A fourth panelist, the former Guardian staffer Malcolm Dean, pointed out that those “newspapers with the lowest level of trust have the highest circulation and papers with the highest level of trust have the lowest circulation”.

    The sorry state of Israeli propaganda


    Posted: 13 Mar 2012


    Here’s some free advice to the Zionist state; placing Shimon Peres, the father of the colonies and defender of anti-democratic moves inside Israel, in a woeful video talking about “peace” will be about as effective as Assad in Syria riffing about non-violent resistance:


    Memo to media; US massacre in Afghanistan is about Afghans not US military


    Posted: 12 Mar 2012


    Another tragedy in Afghanistan. And what do most of the corporate media focus on? How will this affect NATO strategy? What will US troops do? Will Obama’s supposed counter-insurgency tactics be derailed?

    What about wondering about the Afghans themselves?

    Here’s FAIR:

    The news that a U.S. Army sergeant killed 16 civilians, most of them children, in southern Afghanistan early Sunday morning was treated by many media outlets primarily as a PR challenge for continued war and occupation of that country.

    “Afghanistan, once the must-fight war for America, is becoming a public relations headache for the nation’s leaders, especially for President Barack Obama,” explained an Associated Press analysis piece (3/12/12). Reuters(3/12/12) called it “the latest American public relations disaster in Afghanistan.”

    On the NBC Today show (3/11/12) the question was posed this way: “Could this reignite a new anti-American backlash in the unstable region?” The answer: “This is not going to bode well for the U.S. and NATO here in Afghanistan,” explained reporter Atia Abawi. “Obviously people here very fearful as to what’s going to happen next, what protests will come about throughout different parts of Afghanistan, and how the Taliban are going to use this to their advantage.” “People,” as used here, would not seem to include Afghans, who are presumably less frightened by protests against a massacre of children than they are by the massacre itself.

    The front-page headline at USA Today (3/12/12) read, “Killings Threaten Afghan Mission.” The story warned that the allegations “threaten to test U.S. strategy to end the conflict.” In the New York Times (3/12/12), the massacre was seen as “igniting fears of a new wave of anti-American hostility.” The paper went on to portray occupation forces as victims:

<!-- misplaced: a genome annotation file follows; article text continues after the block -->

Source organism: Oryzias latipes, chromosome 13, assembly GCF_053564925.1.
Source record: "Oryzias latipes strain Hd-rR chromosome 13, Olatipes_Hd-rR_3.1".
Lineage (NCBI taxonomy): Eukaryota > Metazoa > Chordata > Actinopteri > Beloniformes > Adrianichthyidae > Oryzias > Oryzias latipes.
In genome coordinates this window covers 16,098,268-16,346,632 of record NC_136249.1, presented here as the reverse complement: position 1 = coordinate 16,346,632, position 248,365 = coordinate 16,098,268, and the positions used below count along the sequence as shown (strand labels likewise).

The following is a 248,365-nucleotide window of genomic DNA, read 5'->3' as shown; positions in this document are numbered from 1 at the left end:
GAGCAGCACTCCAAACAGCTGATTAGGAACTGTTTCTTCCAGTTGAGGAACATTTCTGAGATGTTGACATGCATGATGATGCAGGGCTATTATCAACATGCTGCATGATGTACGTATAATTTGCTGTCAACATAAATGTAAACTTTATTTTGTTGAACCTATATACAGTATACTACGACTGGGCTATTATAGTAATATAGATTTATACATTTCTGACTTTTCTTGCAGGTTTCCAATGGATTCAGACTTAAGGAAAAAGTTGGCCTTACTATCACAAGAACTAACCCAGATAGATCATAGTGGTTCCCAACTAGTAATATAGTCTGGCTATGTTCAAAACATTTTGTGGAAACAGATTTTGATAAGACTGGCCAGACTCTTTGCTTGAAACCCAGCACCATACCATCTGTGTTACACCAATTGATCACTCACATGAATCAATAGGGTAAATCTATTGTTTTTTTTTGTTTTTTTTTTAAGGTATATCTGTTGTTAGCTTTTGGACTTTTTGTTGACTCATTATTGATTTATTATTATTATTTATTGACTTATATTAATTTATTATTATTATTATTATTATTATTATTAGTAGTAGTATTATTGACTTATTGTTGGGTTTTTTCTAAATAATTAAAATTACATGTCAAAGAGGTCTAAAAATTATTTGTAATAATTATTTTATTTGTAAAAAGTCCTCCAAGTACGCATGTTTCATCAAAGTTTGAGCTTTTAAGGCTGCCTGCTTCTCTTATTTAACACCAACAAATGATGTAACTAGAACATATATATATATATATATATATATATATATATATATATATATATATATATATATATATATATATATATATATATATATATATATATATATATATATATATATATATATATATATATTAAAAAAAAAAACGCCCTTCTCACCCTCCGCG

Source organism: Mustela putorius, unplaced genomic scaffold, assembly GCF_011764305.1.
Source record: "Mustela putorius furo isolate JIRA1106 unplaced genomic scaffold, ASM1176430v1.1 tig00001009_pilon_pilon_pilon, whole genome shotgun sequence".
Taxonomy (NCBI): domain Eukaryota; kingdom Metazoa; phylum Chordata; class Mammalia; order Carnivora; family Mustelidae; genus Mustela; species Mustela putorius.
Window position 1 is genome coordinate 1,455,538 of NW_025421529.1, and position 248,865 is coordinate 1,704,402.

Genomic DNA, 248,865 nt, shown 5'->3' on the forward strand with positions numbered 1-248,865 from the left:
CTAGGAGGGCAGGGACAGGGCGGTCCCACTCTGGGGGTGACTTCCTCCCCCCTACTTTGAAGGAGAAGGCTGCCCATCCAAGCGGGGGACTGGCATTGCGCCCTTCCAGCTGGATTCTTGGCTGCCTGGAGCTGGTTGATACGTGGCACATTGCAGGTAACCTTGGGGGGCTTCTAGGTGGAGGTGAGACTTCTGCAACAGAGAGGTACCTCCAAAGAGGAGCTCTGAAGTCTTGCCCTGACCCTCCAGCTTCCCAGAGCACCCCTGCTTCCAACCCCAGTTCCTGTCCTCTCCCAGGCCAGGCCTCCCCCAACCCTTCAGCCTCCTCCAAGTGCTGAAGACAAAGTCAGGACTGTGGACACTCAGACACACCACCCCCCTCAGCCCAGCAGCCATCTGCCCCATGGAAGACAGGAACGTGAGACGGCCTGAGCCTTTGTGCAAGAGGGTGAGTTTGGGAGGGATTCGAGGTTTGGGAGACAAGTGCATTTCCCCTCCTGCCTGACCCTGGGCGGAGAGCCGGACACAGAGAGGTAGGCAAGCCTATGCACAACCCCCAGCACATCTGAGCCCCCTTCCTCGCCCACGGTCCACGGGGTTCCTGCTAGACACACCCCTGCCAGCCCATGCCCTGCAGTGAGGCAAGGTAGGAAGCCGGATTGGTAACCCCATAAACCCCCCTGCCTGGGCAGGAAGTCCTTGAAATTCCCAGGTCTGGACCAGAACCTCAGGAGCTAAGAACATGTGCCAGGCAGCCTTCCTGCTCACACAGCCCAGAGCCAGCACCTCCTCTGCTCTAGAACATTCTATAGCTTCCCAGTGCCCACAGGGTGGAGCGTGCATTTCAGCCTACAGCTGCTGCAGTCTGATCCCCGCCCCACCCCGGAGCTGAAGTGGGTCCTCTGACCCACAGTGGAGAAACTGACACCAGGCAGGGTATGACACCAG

“The possibility of a violent reaction to the killings added to a feeling of siege here among Western personnel. Officials described growing concern over a cascade of missteps and offenses that has cast doubt on the ability of NATO personnel to carry out their mission and has left troops and trainers increasingly vulnerable to violence by Afghans seeking revenge.”

    The fact that the massacres occurred two days after a NATO helicopter strike killed four civilians was “adding to the sense of concern.”

    This morning’s ABC Radio AM fit perfectly into the mould, playing quotes from Western leaders and White House flaks:

    TONY EASTLEY: There are fears that the shooting rampage by a lone US soldier may derail the Afghan peace process and undo months if not years of work.

    The Afghan army is on a higher alert after the American soldier killed 16 Afghan civilians and burnt their bodies. Nine of the dead were children.

    The Afghan parliament has passed a resolution demanding the soldier face a public trial in Afghanistan, and already talks on a new strategic partnership between Kabul and Washington look like being put on ice.

    Emily Bourke reports.

    EMILY BOURKE: The deaths of 16 Afghan civilians at the hands of a rogue US soldier continues to outrage and worry world leaders, especially as the Taliban is now promising to strike back. 

    The British prime minister David Cameron. 

    DAVID CAMERON: Really is an absolutely appalling thing that has taken place and of course it will have its impact, but we must do everything we can to make sure that it doesn’t in any way derail the very good work that American and British and other ISAF forces are doing in Afghanistan. 

    And it is worth remembering why we’re in Afghanistan – we’re there to train up the Afghan army and the police so that that country is able to look after its own security 

    EMILY BOURKE: The Taliban has described the Americans as terrorists and barbarians, but White House spokesman Jay Carney says the US led mission will continue. 

    JAY CARNEY: I’m sure there will be discussions ongoing between US military leaders as well as civilian leaders in Afghanistan and the Afghan government in the wake of this incident, but our strategic objectives have not changed and they will not change. 

    Yes, we Kony?


    Posted: 12 Mar 2012

    Australia inspired by the best…Guantanamo Bay

  • Corporate media admit; we’re far too close to power
  • The sorry state of Israeli propaganda
  • Memo to media; US massacre in Afghanistan is about Afghans not US military
  • Yes, we Kony?